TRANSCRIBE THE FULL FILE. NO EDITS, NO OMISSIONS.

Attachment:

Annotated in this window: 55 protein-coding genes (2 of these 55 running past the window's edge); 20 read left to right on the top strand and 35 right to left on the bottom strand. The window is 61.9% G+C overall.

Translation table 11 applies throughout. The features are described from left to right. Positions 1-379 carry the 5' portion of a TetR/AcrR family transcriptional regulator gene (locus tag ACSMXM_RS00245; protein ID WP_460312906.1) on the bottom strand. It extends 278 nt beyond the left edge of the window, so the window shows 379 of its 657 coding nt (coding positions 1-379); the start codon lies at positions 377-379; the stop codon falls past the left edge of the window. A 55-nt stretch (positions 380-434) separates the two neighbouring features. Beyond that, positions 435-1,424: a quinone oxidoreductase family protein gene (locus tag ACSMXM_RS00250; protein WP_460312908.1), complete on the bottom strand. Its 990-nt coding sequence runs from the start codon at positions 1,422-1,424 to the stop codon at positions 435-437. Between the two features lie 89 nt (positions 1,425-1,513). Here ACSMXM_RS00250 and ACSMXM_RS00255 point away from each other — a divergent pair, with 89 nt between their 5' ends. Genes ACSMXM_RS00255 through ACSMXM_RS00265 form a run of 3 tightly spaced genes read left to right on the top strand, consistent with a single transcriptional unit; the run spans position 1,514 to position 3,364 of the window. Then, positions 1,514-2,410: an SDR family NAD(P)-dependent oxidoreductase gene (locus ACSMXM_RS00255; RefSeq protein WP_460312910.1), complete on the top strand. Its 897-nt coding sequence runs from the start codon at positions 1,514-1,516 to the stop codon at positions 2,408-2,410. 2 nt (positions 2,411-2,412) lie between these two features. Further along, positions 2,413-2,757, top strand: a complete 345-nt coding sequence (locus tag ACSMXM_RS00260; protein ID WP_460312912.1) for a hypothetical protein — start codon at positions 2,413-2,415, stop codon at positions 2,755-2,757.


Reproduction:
Annotated in this window: 55 protein-coding genes (2 of these 55 running past the window's edge); 20 read left to right on the top strand and 35 right to left on the bottom strand. The window is 61.9% G+C overall.

Translation table 11 applies throughout. The features are described from left to right. Positions 1-379 carry the 5' portion of a TetR/AcrR family transcriptional regulator gene (locus tag ACSMXM_RS00245; protein ID WP_460312906.1) on the bottom strand. It extends 278 nt beyond the left edge of the window, so the window shows 379 of its 657 coding nt (coding positions 1-379); the start codon lies at positions 377-379; the stop codon falls past the left edge of the window. A 55-nt stretch (positions 380-434) separates the two neighbouring features. Beyond that, positions 435-1,424: a quinone oxidoreductase family protein gene (locus tag ACSMXM_RS00250; protein WP_460312908.1), complete on the bottom strand. Its 990-nt coding sequence runs from the start codon at positions 1,422-1,424 to the stop codon at positions 435-437. Between the two features lie 89 nt (positions 1,425-1,513). Here ACSMXM_RS00250 and ACSMXM_RS00255 point away from each other — a divergent pair, with 89 nt between their 5' ends. Genes ACSMXM_RS00255 through ACSMXM_RS00265 form a run of 3 tightly spaced genes read left to right on the top strand, consistent with a single transcriptional unit; the run spans position 1,514 to position 3,364 of the window. Then, positions 1,514-2,410: an SDR family NAD(P)-dependent oxidoreductase gene (locus ACSMXM_RS00255; RefSeq protein WP_460312910.1), complete on the top strand. Its 897-nt coding sequence runs from the start codon at positions 1,514-1,516 to the stop codon at positions 2,408-2,410. 2 nt (positions 2,411-2,412) lie between these two features. Further along, positions 2,413-2,757, top strand: a complete 345-nt coding sequence (locus tag ACSMXM_RS00260; protein ID WP_460312912.1) for a hypothetical protein — start codon at positions 2,413-2,415, stop codon at positions 2,755-2,757.